The establishment will be in charge.

And change will be sent to the back of the bus.

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35 Responses to "The more things change, the more they will stay the same"

  1. woody188  September 6, 2010 at 10:35 am

    Voters, driven by blind anger, don’t really care who they elect as long as it isn’t an incumbent form (from) either party.

    Pretty much sums it up. Which means it’s really up in the air as to which major party will be the majority. Too bad we can’t convince independents to vote independent and not waste their votes on Democrats and Republicans. If we could do that, then we might actually have real change instead of promises of change with more of the same.

    • Lillibet  September 7, 2010 at 6:12 pm

      So long as we continue to elect anyone from either the Democratic or Republican parties, we shall never, ever, never-ever see change.

      It is hopeless. The D and R brands are two sides of the same coin. Heads I win, tails you lose. You know I’m right.

      I know I’m right.

      Heck, 35 years ago when I told this to my grandfather, he said I was right, and he changed from being a Republican to a Democrat because of Nixon. Before the impeachment, Grandpa refused to vote for Nixon in that second term landslide. In Minnesota, he was an oddity as a Republican, but up there the R’s used to be D’s with better booze at the parties. As a party switcher, he was almost a rarity in that bastion of Democratic Farmer Labor enthusiasm for what is right. It is the Minnesota way.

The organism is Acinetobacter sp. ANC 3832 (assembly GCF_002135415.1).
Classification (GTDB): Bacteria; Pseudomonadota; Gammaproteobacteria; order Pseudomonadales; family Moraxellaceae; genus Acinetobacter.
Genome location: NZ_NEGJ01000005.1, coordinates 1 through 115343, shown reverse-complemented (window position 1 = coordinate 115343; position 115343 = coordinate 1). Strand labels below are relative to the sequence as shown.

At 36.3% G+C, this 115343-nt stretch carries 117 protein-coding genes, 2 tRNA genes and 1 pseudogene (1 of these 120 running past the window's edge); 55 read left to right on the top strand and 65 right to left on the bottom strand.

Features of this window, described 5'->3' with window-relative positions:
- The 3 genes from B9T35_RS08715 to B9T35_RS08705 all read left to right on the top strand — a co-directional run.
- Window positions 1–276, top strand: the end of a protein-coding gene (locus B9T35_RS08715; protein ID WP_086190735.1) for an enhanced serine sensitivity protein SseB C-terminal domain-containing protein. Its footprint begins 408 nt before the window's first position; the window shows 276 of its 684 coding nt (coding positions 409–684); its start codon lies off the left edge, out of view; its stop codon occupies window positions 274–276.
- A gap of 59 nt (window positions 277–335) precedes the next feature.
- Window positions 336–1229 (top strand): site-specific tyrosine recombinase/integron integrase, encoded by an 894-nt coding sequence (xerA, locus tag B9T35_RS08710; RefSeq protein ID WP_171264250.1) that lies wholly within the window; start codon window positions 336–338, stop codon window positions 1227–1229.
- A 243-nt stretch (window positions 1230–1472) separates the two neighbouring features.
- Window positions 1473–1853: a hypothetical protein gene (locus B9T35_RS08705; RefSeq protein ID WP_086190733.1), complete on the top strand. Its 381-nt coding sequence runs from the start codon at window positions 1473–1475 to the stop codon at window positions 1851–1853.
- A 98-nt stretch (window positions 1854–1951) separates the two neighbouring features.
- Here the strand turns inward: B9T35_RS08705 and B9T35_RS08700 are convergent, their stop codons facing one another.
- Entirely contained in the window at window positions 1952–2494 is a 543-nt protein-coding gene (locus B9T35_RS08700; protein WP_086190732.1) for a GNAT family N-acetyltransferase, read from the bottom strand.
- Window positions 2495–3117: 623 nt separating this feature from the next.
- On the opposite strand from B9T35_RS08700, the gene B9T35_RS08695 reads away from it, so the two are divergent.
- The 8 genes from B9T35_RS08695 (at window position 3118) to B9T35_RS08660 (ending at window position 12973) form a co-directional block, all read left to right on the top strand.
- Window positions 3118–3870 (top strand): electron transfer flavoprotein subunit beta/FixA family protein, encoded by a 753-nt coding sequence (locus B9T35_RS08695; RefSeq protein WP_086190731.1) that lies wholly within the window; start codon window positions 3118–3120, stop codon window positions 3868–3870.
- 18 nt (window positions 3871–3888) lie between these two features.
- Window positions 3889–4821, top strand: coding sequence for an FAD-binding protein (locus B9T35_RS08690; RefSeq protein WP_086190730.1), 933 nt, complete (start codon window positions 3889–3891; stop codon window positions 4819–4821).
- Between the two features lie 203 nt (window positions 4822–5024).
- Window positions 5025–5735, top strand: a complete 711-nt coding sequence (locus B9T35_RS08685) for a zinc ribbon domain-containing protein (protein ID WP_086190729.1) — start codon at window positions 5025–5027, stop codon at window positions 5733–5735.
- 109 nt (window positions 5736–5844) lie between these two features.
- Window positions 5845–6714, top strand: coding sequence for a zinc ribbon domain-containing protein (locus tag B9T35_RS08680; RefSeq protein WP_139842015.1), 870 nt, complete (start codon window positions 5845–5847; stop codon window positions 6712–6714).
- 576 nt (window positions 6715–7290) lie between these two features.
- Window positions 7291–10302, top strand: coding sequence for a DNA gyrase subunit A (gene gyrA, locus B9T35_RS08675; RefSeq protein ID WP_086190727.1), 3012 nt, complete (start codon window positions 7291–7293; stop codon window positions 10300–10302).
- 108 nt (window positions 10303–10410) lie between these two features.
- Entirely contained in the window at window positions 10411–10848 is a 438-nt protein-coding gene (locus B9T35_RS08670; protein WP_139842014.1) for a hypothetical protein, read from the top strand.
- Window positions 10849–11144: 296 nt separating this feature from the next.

He found out.

      I found out earlier in my life than he, as I was young when it hit me. We will never have change with the two entrenched parties and their faux “battle royal,” rolled out every two years for our entertainment, and ultimately, our demise.

      Why is the rest of the country so very slow to catch on?

      Reagan, Bush, Clinton, Bush, and Obama have all given the “Change” mantra. You can find them all on the Google and YouTube.

      And about that promised Change? How is that change thing working?

      To my eyes, not much has changed, and things are remaining exactly as the political oligarchs desire. Because the one thing the oligarchs run from as fast as their little legs can carry them is this.

      Change. Real change is presently a pipe dream. It would be too much for any politician to bear, and so we are ‘spared’ that horror of change they promise and never deliver.

      For our own good.

      Wink, wink–nudge, nudge.

      As always, nice article Doug.

      • Carl Nemo  September 8, 2010 at 2:01 am

        Thanks Lilliibet for your succinct analysis concerning the order of day relative to politics “as usual” for this nation. I’ve read no finer comments from a rather irregular poster as yourself. I hope you post more often.